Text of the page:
When we are asked to maintain a garden, we arrive on site and assess the amount of work involved, the number of hours per visit, the regularity of the visits, equipment to be used, how to handle the rubbish and lawn mowings – a host of different factors come into play, which are then processed and formulated into a written contract.
One matter that concerns every maintenance contract is the perception of the client. It is taken for granted by both parties that the garden will be cleaned up and brought up to an acceptable standard which thereafter will need to be maintained. As contractors, we accept this situation. But what happens if the client cancels the maintenance contract after a few weeks, when the once scruffy site is now clean and tidy? You have spent a lot of time bringing the garden into a manageable condition, both to please the client and to make your life easier. This is surely the logical way to approach ‘maintenance’? Or is this a recipe for potentially losing money?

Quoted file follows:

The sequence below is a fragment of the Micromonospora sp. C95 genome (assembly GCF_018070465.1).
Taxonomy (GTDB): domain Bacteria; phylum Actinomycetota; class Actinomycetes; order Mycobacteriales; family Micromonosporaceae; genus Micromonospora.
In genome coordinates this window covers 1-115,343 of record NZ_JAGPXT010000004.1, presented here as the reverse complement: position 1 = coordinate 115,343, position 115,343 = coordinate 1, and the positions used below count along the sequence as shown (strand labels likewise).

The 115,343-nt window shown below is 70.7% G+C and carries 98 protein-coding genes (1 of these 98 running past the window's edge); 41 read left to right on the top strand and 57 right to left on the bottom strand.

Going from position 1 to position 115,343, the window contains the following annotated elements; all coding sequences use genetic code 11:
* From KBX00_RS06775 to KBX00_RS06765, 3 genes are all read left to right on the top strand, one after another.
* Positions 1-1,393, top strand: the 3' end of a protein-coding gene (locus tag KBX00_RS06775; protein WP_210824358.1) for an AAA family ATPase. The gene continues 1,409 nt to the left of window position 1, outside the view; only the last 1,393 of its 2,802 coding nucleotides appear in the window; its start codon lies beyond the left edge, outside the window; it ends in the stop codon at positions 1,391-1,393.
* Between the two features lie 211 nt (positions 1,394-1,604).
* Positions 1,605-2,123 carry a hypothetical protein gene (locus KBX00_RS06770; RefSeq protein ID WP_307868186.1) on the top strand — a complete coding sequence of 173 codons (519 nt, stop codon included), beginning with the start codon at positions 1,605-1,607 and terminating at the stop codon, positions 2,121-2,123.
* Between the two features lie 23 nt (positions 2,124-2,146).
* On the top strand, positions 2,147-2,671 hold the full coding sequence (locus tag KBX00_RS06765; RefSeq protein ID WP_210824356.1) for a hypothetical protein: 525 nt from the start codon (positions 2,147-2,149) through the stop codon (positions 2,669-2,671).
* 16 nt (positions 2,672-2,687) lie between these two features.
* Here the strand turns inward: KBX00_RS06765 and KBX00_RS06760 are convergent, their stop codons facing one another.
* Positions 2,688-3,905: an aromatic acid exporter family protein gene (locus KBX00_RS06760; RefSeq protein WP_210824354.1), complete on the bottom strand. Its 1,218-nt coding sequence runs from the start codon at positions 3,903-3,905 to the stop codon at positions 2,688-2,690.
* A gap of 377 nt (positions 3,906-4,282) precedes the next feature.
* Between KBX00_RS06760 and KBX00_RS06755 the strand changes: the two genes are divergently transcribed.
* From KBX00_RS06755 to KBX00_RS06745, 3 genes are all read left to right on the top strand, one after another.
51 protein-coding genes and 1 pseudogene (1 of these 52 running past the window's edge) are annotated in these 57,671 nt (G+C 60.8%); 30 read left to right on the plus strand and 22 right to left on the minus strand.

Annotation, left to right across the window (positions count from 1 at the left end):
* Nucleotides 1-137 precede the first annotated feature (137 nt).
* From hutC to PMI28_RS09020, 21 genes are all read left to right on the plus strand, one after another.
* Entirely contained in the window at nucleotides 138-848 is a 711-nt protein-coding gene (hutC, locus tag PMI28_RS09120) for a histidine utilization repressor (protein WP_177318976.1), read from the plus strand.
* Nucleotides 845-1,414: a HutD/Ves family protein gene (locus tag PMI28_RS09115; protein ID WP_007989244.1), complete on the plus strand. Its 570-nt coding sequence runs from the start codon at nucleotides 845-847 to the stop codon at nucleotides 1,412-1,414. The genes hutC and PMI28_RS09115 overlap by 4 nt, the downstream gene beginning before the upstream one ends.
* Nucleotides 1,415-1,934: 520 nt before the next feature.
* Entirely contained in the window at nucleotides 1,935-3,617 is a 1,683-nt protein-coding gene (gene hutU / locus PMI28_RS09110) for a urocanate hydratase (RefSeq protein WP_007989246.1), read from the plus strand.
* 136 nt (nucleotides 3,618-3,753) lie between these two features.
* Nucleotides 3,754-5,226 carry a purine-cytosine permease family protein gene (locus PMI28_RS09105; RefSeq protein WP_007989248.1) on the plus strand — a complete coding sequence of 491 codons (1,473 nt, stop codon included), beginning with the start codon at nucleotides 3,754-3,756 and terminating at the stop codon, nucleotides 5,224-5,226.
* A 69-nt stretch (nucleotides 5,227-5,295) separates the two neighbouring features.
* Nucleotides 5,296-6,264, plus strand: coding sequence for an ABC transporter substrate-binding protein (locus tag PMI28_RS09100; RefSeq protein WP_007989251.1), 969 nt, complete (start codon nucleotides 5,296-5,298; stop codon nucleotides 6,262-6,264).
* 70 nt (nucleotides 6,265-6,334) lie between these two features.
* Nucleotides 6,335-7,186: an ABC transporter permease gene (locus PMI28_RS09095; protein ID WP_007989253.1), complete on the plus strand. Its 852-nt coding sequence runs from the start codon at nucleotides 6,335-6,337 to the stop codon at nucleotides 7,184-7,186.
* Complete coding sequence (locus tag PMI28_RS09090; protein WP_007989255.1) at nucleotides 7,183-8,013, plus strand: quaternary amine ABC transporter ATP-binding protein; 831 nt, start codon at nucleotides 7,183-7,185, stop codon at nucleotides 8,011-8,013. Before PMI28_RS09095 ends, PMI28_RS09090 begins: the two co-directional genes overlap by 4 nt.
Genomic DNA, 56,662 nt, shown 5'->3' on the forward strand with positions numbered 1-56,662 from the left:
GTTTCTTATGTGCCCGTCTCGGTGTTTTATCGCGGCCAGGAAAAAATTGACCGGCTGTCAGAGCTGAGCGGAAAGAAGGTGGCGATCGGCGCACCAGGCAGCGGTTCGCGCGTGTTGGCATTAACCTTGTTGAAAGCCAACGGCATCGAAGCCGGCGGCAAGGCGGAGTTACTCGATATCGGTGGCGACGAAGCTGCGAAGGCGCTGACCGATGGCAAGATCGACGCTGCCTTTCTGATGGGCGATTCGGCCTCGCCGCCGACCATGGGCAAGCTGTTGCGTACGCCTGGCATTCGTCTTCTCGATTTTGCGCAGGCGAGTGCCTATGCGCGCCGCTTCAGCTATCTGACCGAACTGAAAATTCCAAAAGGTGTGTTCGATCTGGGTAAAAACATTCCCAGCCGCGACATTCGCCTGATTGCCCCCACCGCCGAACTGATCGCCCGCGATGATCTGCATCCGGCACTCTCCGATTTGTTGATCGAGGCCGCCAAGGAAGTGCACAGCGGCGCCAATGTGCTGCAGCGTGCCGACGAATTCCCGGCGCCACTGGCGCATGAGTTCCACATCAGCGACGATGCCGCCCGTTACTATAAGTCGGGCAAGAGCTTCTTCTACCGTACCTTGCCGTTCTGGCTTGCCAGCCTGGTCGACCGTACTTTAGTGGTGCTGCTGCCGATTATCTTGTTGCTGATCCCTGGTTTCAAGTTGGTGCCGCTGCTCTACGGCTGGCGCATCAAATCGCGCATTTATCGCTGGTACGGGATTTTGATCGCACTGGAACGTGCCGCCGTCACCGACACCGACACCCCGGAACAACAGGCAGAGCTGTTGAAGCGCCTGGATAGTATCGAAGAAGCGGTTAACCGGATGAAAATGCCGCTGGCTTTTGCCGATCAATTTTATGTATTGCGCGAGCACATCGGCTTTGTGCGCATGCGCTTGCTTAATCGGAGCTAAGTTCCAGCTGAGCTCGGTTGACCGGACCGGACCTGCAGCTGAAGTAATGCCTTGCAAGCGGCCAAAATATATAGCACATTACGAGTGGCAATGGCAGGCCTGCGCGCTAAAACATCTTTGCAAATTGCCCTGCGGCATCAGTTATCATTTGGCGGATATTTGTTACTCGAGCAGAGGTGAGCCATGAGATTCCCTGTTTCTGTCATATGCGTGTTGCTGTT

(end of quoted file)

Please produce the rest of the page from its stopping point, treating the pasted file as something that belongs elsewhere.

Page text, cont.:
At what stage does the ‘maintenance’ start? Are you maintaining the garden as it was when you first visited? Or when you have achieved the tidy standard you feel comfortable with?
Obviously, every garden will vary, but in general terms, there is an initial betterment factor. How many contractors quote separately for the initial blitz, charging an amount – hourly or lump sum – to bring the garden up to a clean condition before commencing works laid out in the maintenance contract? From a contractors viewpoint, surely the professional route is to split the project into two; Initial Site Clearance & Standard Setting as a stand alone contract (which guarantees proper payment for the works involved) and the Follow-on General Maintenance Contract (which should have a sunset clause i.e. valid for a set period only (usually annual, sometimes seasonal) when it is subject to renewal and any cost adjustments are made and a new contract agreed for the next period of time.
Whilst most customers are reasonable, sensible people, there is a percentage of what I call ‘Professional Non-Payers’ – those who have no intention of paying the full amount for works they have commissioned. Unfortunately, they tend to choose smaller contractors, in the full knowledge or belief that they may be exploited without fear of meaningful legal reprisals.
I suggest that you redefine the word ‘maintenance’ to mean ‘regular works after site tidy’, and not ‘site tidy as part of ongoing maintenance’.
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